Directed by Tod Williams
Starring John Cusack, Samuel L. Jackson, Isabelle Fuhrman, Clark Sarullo, Ethan Andrew Casto, Owen Teague, Stacy Keach
When a mysterious cell phone signal causes apocalyptic chaos, an artist is determined to reunite with his young son in New England.
Although Steven King is often hailed as the greatest horror author of all-time, he’s not had the best track record of adapting his own work. While it worked wonders with Pet Cemetery, Maximum Overdrive is fantastic for all the wrong reasons and the less said about his TV version of The Shining the better. However his novels have proven time and time again to be great commodities for adaptation (Carrie, The Shining, The Mist, Children of the Corn, The Running Man, etc), and Cell had every chance of being no different.
John Cusack stars as Clay, a comic book artist who is heading back home to his estranged wife and child when a signal sent through mobile phones re-programs people’s minds into rabid creatures. While trying to survive the onslaught, he encounters the quiet Tom (Samuel L. Jackson) and young Alice (Isabelle Fuhrman) and the trio set off looking for survivors.
Prior to director Tod Williams taking over, Eli Roth was set to adapt King’s novel in 2009 and one wonders how Cell would have fared under his direction. As it stands, Williams’ Cell is rather drab in its style and never pushes any visual boundaries to the zombie genre. With seemingly a hundred zombie movies released every couple of months, it’s hard to do something new with the genre but its seems like Williams isn’t even trying. What he does do, however, is put together some fairly effective chase sequences without an over-reliance on jump scares. They’re hardly original, but Williams does do a pretty decent job in ramping tension.
Where Cell falls apart though is in its story. In that typical King way, Cell drops you into a scenario of terror and doesn’t give a lot of information – allowing you as an audience member – to work things out along with the characters. The problem arises, however, when the story and its structure aren’t entirely satisfactory. King cleverly mirrors mankind’s obsession with mobile phones and how they’re connecting us as one massive brain-hive, but it doesn’t build upon it. In fact, it doesn’t even attempt to build on it. Cell features some really interesting ideas that just aren’t expanded upon, therefore leaving the film rather limp. Not only that but it introduces a bizarre riddle involving Clay’s comic book and the infection that has no resolution, just leaving the ending confused. As the credits roll, you may find yourself turning to a friend and asking, ‘did you get that?’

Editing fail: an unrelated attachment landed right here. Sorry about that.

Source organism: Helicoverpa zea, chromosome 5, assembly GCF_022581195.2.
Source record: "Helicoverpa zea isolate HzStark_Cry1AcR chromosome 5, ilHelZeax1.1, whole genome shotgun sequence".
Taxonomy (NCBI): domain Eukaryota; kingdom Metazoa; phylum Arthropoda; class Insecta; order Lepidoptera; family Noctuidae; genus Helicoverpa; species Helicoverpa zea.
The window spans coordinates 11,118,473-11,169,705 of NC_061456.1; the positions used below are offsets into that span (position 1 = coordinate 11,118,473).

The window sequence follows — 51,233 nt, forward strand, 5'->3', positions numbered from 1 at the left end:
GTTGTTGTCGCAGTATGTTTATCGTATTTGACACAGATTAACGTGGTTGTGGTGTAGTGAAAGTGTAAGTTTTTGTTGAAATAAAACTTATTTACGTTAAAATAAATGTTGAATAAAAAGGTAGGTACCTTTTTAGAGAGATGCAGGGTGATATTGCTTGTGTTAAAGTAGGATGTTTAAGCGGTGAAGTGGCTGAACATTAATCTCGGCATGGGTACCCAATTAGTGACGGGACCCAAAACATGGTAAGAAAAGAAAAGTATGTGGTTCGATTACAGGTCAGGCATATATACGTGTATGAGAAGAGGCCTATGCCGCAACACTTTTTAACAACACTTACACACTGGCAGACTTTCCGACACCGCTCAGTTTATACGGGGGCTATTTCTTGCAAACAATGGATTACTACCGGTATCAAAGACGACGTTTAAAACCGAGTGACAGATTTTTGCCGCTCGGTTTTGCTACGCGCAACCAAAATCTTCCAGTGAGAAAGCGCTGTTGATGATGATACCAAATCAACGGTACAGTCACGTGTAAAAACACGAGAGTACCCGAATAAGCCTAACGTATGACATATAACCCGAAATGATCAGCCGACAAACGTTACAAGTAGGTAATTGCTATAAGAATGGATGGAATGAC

Cell has been panned in the press since its limited release (it currently has a Rotten Tomatoes score of 0%) but it really isn’t all that bad. The acting from Cusack and Jackson is of a standard you would expect, in that even when they’re not trying they’re very watchable, and this allows for Fuhrman to take over and shine. Her subtle pain of the horrors she’s survived so far is really impressive and she raises the acting game above ‘showing up’. And while some have criticised Cell for looking cheap, one wonders if that was the intent. Williams paints with a very bland palette and it adds to the apocalyptic vibe of its story.
But even with some decent performances and half-decent chase sequences, Cell is let down by its uneven story. King says he re-wrote the ending of the book to appease the fans who didn’t like the book’s climax, but this isn’t much better. Cell features some really interesting ideas and concepts, but is let down at script level. A real shame.
Flickering Myth Rating – Film: ★ ★ / Movie: ★ ★ ★
Luke Owen is the Deputy Editor of Flickering Myth and the co-host of The Flickering Myth Podcast and Scooperhero News. You can follow him on Twitter @ThisisLukeOwen and read his weekly feature The Week in Star Wars.